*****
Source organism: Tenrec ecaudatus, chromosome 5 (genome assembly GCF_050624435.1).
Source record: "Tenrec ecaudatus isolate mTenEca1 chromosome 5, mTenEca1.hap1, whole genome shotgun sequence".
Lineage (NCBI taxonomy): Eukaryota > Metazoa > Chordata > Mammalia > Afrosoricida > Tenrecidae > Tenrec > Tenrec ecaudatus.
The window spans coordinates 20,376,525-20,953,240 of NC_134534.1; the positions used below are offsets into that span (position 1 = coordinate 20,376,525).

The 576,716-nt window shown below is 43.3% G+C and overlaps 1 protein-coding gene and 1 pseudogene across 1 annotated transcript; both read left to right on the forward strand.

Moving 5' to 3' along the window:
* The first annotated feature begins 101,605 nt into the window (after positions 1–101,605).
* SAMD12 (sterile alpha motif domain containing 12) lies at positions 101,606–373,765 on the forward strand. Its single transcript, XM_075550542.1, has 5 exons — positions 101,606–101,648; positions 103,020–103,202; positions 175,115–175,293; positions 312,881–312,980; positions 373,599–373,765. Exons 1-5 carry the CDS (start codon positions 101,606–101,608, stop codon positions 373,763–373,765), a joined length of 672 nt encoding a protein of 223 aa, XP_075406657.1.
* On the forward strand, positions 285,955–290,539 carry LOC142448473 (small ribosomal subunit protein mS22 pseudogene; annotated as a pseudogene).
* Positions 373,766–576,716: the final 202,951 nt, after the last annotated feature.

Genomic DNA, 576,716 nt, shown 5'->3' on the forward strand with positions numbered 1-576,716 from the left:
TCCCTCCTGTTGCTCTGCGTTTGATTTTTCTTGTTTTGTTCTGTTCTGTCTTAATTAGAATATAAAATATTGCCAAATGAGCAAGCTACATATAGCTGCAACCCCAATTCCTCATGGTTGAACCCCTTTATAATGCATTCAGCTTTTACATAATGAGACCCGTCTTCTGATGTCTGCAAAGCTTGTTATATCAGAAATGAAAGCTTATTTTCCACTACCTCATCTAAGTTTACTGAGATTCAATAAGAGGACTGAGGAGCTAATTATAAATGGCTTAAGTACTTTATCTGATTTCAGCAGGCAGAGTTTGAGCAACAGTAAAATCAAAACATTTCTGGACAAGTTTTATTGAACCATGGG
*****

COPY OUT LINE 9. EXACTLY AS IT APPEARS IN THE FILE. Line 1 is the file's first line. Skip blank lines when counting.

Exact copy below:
* On the forward strand, positions 285,955–290,539 carry LOC142448473 (small ribosomal subunit protein mS22 pseudogene; annotated as a pseudogene).